First Rate ClumpingUse this unscented litter and keep even the most pungent smells at bay.

Buying Guide

There are a lot of pros and cons when it comes to owning a cat, and their bathroom habits can be a little bit of both. On the one hand, you don’t need to take them for walks. On the other hand, you do need to perform some regular maintenance on their litter box. Choosing the right kitty litter for that box will minimize the hassle, both for you and your finicky four-legged friend.

Cat litter can come in many forms but it should at least vaguely resemble sand or dirt. Felines are naturally predisposed to bury their excrement, after all. Each type has its strong points, but keep in mind that you’re not really the one who gets to decide which is best. Even the most odor-eating, easy-cleaning, dust-free litter isn’t worth a dime if your cat won’t use it, so be prepared for a little trial and error.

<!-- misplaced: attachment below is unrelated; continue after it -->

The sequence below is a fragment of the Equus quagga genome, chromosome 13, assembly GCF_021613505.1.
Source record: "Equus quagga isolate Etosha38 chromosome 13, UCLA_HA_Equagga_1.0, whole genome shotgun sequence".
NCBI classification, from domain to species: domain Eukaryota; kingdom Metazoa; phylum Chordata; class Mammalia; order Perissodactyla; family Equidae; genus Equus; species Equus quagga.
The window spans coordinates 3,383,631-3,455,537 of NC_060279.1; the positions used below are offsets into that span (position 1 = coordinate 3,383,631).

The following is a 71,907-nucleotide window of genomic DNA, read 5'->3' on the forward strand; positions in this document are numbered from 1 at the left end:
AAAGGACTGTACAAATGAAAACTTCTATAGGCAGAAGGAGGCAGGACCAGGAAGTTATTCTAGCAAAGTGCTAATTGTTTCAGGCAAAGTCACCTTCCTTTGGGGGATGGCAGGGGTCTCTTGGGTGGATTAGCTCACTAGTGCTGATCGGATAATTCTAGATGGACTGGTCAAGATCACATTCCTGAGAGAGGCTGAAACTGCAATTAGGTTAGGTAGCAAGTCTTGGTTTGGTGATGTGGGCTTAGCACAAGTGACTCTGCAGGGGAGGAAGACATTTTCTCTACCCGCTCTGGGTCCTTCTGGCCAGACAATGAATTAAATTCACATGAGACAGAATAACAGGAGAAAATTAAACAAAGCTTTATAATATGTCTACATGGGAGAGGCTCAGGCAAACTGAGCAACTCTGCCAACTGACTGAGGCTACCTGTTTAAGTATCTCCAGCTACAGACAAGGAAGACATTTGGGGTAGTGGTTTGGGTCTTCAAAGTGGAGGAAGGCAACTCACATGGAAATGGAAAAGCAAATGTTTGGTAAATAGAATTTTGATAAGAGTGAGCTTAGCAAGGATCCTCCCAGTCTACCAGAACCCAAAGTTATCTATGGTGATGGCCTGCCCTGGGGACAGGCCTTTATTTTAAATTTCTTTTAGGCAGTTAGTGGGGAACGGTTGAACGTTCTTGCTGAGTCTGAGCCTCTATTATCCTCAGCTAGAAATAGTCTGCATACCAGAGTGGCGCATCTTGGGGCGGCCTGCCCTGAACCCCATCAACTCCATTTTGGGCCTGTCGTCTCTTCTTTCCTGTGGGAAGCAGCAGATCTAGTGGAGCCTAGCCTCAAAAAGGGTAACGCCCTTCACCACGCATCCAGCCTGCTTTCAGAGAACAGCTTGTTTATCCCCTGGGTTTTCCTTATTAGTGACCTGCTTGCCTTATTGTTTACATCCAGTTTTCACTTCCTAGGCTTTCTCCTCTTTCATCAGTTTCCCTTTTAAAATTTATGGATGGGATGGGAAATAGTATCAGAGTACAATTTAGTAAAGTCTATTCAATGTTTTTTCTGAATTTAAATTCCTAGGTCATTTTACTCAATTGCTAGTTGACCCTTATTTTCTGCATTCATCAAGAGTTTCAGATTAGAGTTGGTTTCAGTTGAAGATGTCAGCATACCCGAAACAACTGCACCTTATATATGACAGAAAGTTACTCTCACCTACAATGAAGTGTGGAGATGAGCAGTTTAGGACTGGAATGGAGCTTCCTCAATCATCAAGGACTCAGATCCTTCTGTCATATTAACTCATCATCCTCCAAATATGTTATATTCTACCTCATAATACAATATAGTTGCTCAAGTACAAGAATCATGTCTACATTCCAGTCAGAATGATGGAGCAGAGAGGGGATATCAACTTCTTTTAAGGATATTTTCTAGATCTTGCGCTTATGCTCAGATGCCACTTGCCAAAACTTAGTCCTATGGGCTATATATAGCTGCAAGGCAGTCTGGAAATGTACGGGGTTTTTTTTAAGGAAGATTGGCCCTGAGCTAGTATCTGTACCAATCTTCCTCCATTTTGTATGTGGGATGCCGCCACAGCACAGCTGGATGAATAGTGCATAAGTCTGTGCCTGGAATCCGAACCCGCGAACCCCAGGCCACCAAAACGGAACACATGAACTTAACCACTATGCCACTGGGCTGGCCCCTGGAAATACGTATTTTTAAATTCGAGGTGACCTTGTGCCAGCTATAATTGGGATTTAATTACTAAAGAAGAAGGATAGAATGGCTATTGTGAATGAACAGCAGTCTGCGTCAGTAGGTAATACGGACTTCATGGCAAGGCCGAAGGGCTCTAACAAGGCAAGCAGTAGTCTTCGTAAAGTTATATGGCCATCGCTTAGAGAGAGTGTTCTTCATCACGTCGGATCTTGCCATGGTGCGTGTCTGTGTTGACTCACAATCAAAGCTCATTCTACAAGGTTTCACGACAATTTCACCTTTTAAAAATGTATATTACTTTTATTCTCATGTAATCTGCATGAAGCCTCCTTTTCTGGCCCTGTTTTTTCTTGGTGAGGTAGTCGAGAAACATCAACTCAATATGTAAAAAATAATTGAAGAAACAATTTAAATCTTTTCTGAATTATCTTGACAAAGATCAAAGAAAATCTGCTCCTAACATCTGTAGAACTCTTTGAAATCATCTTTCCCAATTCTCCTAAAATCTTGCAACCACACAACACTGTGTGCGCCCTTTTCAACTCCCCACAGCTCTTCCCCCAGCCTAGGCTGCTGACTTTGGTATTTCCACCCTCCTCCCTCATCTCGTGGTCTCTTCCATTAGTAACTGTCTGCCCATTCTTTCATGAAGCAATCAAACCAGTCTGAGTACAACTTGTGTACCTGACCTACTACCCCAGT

One of the oldest forms of cat litter (and still the most popular) is clay. Clay usually comes in clumping and non-clumping varieties, and there are benefits to both.

Clumping clay absorbs urine and feces in a way that makes it very easy to clean up: It clumps up around it. When it works effectively, clumping litter will form little balls around all the smelly bits in your litter box so that you can simply scoop those out and leave the rest. Even if the sticker price per bag is a little more expensive, this makes it the budget buy. This type of clay is usually made up of finer particles, which can be a double-edged sword: Many cats prefer sandier litter, but pouring it can create dust that might irritate the respiratory systems of both you and your cat.

Non-clumping clay is less likely to create those dust clouds, and it can be very absorbent. However, you’re probably going to have to clean that litter box more often — and more thoroughly.